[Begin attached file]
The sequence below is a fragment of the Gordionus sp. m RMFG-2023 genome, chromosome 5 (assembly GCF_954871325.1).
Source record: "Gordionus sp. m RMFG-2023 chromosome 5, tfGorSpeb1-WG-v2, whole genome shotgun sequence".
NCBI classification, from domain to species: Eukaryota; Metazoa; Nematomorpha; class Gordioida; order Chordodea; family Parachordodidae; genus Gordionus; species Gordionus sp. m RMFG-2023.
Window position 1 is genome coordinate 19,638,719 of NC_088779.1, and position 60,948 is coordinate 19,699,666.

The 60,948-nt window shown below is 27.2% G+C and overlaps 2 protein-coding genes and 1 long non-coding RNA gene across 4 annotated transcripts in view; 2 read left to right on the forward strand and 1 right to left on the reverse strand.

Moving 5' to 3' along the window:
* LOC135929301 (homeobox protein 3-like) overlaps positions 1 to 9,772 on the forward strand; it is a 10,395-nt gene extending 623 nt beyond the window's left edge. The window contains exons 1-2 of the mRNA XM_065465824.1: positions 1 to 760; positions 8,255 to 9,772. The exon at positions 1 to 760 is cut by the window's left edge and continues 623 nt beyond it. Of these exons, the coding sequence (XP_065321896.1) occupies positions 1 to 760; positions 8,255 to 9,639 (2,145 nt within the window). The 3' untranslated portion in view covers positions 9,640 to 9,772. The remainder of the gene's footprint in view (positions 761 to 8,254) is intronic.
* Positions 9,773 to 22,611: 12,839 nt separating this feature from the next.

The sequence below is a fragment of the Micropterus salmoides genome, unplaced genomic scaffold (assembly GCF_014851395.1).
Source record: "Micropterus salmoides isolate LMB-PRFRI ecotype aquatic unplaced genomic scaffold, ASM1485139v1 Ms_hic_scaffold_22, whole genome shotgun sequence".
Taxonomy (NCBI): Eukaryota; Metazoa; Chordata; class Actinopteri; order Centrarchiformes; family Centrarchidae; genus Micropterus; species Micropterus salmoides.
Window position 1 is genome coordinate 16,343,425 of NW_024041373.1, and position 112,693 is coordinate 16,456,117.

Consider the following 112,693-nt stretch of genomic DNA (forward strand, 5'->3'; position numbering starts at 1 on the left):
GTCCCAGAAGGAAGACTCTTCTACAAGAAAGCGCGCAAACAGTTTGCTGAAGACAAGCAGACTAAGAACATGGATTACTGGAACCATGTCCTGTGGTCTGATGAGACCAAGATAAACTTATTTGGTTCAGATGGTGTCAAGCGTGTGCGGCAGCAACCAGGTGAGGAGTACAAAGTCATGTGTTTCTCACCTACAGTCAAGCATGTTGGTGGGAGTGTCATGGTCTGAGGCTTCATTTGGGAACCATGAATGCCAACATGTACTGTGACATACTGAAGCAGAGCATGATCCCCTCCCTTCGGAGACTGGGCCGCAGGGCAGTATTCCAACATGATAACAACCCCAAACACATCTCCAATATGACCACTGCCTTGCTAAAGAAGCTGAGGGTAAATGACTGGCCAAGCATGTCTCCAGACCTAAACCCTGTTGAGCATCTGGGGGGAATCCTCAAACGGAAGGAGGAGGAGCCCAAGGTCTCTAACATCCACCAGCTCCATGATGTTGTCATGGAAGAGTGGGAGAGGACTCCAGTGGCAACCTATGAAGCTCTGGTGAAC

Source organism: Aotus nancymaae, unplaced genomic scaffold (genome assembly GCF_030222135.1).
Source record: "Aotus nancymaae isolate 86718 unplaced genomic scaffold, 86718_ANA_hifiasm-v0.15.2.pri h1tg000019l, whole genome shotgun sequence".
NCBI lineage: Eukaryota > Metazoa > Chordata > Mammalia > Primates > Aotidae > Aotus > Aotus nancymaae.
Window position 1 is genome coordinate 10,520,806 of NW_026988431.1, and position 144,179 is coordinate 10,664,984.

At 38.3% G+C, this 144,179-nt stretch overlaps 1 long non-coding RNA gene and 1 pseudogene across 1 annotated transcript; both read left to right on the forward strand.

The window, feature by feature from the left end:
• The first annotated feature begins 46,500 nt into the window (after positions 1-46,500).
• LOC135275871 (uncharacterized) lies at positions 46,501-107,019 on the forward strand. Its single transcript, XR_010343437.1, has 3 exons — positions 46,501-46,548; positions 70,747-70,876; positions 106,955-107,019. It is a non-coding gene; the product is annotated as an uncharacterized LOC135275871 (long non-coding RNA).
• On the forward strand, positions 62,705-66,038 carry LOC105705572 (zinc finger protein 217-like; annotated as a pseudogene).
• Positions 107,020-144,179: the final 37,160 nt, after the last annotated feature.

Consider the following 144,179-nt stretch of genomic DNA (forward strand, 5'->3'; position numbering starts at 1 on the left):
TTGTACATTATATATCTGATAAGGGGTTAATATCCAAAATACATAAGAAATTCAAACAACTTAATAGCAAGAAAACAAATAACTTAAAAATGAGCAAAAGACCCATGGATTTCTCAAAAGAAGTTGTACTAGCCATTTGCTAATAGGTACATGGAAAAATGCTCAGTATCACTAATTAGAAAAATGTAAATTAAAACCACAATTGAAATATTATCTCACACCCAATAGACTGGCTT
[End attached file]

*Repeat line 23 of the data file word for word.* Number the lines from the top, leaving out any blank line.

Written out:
• On the forward strand, positions 62,705-66,038 carry LOC105705572 (zinc finger protein 217-like; annotated as a pseudogene).